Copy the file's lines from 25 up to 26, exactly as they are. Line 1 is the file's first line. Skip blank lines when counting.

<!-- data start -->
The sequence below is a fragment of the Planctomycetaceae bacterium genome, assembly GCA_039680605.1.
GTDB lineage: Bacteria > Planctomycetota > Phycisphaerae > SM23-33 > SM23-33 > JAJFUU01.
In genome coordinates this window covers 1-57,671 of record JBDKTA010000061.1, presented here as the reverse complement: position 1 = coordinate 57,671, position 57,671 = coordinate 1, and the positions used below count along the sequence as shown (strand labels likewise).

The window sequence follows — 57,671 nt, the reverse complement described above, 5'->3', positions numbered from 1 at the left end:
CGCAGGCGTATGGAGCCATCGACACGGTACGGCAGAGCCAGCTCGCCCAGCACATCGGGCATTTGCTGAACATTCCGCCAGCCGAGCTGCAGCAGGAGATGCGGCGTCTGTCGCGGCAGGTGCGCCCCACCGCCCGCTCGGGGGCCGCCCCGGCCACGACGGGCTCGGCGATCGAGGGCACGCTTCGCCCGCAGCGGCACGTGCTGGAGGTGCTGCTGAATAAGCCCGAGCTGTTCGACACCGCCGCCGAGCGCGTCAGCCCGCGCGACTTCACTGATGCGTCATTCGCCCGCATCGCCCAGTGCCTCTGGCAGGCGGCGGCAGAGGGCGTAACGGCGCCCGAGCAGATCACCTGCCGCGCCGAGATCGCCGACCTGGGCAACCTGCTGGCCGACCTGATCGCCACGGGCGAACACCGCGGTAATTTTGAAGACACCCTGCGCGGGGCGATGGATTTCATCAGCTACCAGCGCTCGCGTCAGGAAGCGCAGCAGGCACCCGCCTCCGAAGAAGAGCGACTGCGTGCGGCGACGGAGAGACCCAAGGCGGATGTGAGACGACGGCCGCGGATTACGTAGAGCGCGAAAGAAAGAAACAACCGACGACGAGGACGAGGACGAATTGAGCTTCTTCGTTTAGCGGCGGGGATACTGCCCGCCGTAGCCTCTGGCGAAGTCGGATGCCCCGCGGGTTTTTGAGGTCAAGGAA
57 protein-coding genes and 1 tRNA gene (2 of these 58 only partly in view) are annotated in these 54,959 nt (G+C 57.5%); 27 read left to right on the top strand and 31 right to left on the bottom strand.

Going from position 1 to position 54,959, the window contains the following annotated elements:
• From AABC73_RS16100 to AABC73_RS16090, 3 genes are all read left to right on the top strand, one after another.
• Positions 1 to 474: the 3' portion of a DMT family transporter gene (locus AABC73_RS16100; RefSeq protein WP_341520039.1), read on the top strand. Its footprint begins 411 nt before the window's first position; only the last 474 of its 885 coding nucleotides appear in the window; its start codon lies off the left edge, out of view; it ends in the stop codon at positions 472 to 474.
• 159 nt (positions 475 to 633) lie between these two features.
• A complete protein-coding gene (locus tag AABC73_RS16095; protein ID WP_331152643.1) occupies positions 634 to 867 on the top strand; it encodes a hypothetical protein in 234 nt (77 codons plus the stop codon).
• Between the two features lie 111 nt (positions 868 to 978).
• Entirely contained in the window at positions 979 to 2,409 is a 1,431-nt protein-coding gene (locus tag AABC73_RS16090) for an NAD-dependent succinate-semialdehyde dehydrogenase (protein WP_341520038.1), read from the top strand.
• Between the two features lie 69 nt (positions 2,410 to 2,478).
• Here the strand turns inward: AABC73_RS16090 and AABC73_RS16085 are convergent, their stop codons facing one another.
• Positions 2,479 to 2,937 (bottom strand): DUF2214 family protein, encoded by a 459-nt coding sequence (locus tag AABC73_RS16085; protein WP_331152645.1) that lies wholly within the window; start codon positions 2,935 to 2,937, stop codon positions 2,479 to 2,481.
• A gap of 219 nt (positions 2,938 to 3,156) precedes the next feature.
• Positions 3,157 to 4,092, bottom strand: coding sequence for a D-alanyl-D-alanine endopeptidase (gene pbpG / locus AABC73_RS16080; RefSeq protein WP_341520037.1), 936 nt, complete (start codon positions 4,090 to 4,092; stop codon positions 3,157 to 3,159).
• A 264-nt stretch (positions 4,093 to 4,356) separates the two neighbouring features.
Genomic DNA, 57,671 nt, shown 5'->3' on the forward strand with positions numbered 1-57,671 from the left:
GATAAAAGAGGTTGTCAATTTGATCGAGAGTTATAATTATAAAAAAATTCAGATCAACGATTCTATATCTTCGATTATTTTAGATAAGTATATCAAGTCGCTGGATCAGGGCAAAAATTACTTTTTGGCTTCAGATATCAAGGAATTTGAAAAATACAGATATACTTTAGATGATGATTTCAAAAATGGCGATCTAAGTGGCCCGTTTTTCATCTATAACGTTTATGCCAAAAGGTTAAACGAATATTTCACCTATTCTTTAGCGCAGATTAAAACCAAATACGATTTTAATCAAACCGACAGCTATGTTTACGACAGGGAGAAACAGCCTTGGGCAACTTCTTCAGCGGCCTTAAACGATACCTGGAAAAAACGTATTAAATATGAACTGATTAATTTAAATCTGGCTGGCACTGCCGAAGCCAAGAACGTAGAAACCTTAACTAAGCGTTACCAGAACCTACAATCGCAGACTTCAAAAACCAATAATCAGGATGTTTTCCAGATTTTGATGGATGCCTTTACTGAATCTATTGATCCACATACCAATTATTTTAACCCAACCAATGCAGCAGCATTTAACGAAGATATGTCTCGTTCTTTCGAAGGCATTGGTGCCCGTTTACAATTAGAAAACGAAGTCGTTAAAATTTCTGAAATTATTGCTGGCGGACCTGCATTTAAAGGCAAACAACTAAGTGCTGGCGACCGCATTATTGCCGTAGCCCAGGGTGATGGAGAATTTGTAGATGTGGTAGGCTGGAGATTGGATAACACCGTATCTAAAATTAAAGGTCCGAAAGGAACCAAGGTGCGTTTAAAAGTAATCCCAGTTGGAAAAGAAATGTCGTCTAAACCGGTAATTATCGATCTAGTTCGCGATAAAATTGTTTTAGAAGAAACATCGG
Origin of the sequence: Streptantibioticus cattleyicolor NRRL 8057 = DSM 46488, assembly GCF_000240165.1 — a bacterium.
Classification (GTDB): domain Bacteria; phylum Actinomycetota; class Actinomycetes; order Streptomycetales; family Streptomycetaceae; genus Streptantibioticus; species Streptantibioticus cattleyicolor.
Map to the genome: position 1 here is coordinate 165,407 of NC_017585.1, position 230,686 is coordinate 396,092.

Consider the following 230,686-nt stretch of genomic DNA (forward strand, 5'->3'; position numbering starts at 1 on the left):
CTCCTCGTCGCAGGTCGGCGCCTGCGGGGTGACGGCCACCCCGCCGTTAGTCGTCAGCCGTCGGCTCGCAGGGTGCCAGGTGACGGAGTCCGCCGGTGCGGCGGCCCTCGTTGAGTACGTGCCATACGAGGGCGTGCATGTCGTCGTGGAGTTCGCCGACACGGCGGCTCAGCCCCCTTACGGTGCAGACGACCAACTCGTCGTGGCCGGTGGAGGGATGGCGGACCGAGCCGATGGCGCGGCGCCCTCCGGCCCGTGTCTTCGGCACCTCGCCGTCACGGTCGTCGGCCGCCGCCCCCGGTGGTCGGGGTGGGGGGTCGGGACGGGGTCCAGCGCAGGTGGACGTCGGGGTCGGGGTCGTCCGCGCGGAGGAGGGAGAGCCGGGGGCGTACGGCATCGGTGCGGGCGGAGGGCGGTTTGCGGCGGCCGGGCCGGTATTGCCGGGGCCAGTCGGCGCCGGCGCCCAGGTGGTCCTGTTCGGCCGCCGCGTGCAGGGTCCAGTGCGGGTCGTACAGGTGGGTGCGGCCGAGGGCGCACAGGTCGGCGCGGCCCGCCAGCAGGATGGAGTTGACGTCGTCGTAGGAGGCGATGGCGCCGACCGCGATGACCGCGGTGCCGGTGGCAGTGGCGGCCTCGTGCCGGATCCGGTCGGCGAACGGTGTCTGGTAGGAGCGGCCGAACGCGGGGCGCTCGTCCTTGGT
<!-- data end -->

Consider the following 230,686-nt stretch of genomic DNA (forward strand, 5'->3'; position numbering starts at 1 on the left):
CTCCTCGTCGCAGGTCGGCGCCTGCGGGGTGACGGCCACCCCGCCGTTAGTCGTCAGCCGTCGGCTCGCAGGGTGCCAGGTGACGGAGTCCGCCGGTGCGGCGGCCCTCGTTGAGTACGTGCCATACGAGGGCGTGCATGTCGTCGTGGAGTTCGCCGACACGGCGGCTCAGCCCCCTTACGGTGCAGACGACCAACTCGTCGTGGCCGGTGGAGGGATGGCGGACCGAGCCGATGGCGCGGCGCCCTCCGGCCCGTGTCTTCGGCACCTCGCCGTCACGGTCGTCGGCCGCCGCCCCCGGTGGTCGGGGTGGGGGGTCGGGACGGGGTCCAGCGCAGGTGGACGTCGGGGTCGGGGTCGTCCGCGCGGAGGAGGGAGAGCCGGGGGCGTACGGCATCGGTGCGGGCGGAGGGCGGTTTGCGGCGGCCGGGCCGGTATTGCCGGGGCCAGTCGGCGCCGGCGCCCAGGTGGTCCTGTTCGGCCGCCGCGTGCAGGGTCCAGTGCGGGTCGTACAGGTGGGTGCGGCCGAGGGCGCACAGGTCGGCGCGGCCCGCCAGCAGGATGGAGTTGACGTCGTCGTAGGAGGCGATGGCGCCGACCGCGATGACCGCGGTGCCGGTGGCAGTGGCGGCCTCGTGCCGGATCCGGTCGGCGAACGGTGTCTGGTAGGAGCGGCCGAACGCGGGGCGCTCGTCCTTGGT